Tele Atlas Uses Data From Drivers to Map Faster
Dutch digital map maker Tele Atlas is creating new maps faster than ever by collecting data from motorists using GPS devices as they drive, which provides a rich set of information about roads.
Tele Atlas, which was acquired by the satellite navigation device maker Tom Tom in 2007, has been collecting GPS data points from Tom Tom users, recording information such as what roads they use, how fast they drive and even the road's gradient, said Rik Temmink, vice president of global product management. It's what Tele Atlas calls a "community" approach to map making.
"That's radically changed the way we do maps," Temmink said. "They [users] paint of a picture of what the roads look like."
In the past, Tele Atlas sent out vehicles to physically drive the roads in order to create maps. Now, some of that work can be automated using specialized algorithms to sort through the GPS data and build maps.
Tele Atlas still has to send out teams to verify data, but it has made the process of creating high-quality maps much faster, Temmink said. Tele Atlas has used the community approach for updating maps in about 30 countries.
On Monday Tele Atlas released its latest edition of MultiNet, a mapping database. For the first time, it includes maps for more than 11,000 miles of roads in Romania.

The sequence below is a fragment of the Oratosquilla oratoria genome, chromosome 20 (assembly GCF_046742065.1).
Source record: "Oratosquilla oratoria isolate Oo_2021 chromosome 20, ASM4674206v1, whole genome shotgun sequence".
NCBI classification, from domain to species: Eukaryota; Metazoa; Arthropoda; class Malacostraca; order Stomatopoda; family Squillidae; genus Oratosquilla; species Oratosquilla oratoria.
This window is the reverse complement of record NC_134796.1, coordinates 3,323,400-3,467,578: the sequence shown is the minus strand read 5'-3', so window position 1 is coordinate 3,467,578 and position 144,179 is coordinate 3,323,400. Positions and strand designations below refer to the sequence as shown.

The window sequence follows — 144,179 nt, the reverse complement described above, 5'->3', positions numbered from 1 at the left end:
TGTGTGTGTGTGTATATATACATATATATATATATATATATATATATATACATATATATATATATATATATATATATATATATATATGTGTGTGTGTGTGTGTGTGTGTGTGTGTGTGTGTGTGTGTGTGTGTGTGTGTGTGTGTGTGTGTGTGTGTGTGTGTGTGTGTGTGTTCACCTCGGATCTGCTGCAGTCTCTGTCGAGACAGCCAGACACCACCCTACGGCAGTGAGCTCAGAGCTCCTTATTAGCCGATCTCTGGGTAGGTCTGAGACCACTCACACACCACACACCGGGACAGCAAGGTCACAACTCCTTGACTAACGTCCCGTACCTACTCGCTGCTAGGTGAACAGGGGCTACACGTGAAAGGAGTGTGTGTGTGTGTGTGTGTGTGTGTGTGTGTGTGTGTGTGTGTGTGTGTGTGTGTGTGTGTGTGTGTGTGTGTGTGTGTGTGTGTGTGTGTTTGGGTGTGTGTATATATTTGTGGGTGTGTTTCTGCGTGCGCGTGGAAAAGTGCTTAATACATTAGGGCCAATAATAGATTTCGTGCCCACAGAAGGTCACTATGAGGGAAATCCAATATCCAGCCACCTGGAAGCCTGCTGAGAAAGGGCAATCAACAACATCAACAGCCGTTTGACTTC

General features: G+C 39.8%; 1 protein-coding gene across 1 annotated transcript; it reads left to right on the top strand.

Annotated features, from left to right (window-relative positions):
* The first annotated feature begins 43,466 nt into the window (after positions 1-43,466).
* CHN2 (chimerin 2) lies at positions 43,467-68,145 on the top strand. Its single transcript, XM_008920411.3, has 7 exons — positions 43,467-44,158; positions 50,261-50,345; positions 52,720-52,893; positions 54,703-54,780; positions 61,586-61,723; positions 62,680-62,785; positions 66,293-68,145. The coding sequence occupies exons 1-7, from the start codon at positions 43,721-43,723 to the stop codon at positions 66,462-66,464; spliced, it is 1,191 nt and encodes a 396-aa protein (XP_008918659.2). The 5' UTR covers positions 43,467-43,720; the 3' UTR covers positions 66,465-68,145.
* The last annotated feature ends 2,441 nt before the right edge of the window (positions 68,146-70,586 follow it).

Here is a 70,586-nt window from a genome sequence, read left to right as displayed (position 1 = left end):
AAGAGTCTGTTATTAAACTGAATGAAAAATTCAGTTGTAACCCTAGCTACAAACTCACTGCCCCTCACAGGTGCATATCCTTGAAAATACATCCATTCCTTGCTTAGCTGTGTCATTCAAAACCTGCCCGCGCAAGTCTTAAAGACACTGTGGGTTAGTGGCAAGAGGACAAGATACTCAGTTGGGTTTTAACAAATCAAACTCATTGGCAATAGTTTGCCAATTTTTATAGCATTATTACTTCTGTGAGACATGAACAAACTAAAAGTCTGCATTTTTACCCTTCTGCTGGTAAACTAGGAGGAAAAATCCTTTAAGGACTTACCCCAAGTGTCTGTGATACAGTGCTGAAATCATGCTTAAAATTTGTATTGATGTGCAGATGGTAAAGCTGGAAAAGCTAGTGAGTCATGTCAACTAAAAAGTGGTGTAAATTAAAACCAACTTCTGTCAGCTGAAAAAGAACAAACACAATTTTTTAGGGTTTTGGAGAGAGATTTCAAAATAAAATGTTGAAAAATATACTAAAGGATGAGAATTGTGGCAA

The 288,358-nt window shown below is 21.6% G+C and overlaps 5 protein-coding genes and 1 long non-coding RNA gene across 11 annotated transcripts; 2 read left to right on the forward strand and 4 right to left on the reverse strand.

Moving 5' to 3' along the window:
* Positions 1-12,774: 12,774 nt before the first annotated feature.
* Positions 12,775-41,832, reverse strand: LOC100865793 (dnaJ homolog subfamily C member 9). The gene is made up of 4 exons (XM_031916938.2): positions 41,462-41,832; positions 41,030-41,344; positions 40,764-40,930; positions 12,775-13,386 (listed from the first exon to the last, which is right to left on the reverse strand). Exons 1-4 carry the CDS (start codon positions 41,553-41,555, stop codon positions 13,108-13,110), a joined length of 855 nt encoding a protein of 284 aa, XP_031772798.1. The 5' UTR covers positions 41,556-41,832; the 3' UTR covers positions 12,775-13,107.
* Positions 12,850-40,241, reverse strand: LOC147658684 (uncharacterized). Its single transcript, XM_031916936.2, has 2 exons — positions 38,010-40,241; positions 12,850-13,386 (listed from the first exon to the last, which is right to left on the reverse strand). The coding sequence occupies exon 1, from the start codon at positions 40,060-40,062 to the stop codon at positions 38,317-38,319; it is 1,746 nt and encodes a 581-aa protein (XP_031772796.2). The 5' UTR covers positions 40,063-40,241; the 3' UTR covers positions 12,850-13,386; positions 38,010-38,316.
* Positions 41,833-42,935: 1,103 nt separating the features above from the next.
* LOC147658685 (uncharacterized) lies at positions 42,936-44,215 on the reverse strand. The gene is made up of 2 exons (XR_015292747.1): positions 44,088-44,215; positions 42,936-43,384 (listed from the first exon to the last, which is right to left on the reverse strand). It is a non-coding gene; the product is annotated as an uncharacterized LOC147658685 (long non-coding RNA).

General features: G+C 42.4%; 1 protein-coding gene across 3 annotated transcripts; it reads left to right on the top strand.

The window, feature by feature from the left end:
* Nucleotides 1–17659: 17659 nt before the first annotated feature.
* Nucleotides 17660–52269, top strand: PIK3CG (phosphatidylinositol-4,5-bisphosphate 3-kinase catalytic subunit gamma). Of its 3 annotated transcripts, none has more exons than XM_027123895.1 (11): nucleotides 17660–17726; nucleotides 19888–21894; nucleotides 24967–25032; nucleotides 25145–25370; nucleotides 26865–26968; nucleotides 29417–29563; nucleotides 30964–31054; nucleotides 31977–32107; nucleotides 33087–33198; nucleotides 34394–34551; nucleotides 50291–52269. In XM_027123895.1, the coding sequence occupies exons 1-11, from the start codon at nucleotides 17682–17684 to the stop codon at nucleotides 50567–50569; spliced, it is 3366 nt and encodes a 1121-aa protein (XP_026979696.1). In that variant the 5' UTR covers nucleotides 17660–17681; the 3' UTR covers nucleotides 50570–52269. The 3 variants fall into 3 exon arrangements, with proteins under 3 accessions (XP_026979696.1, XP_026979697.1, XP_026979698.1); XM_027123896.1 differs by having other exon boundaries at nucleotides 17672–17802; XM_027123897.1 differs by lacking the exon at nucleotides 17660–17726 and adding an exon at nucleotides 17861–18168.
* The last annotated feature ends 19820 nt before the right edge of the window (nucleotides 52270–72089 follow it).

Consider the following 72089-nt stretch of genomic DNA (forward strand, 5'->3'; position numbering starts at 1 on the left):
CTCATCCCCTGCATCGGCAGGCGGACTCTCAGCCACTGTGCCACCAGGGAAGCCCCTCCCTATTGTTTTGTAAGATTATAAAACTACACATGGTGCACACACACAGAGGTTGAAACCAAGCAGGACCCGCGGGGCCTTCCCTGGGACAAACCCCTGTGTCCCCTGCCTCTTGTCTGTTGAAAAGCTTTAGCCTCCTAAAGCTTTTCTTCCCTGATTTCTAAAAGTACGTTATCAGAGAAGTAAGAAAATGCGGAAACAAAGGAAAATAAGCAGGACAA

Romania is not a core market for Tom Tom. People driving there often have purchased their devices in countries such as Germany but drive in Romania, allowing Tele Atlas to collect the data when people plug their devices into their PCs, Temmink said. Users are asked if they are willing to provide the data.
Tele Atlas sells its map data to companies such as Google and Microsoft as well as device makers such as NavMan and Garmin. Those companies present the data in their own customized formats.
Also on Monday, Tele Atlas opened up another one of its data products, HD Traffic, for customers outside of Tom Tom. HD Traffic provides real-time updates on traffic flows.
It does that by using a couple of different methods. HD Traffic collects data from sensors that have been placed on highway overpasses used to measure traffic, Temmink said. But the problem with sensors is that only major roads are covered, and as people move off those roads, there's little data.
Prior to acquiring Tele Atlas, Tom Tom made an agreement with mobile provider Vodafone to collect information from phone subscribers. As people travel with their mobile phones, the signal is handed off to different transmission towers, and someone's speed and location can be determined.
That's useful for traffic measurements, as the data can show when someone who is on a major highway slows down, there's likely traffic. The data received from Vodafone is anonymized, and subscribers are not asked whether they want to opt in, Temmink said. Tele Atlas uses algorithms to filter out data from people who are not driving and may be, for example, not on a road at all or are jogging in a park.
HD Traffic also incorporates information that comes from government sources, such as road construction projects, Temmink said.
Previously, HD Traffic was available to Tom Tom users only on a few devices, Temmink said. Tele Atlas is now selling the data feed to anyone, such as developers who want to create their own application incorporating the data, he said.
HD Traffic will initially cover Germany, the Netherlands and Switzerland, with about 90 percent of the highways and major arterial roads covered.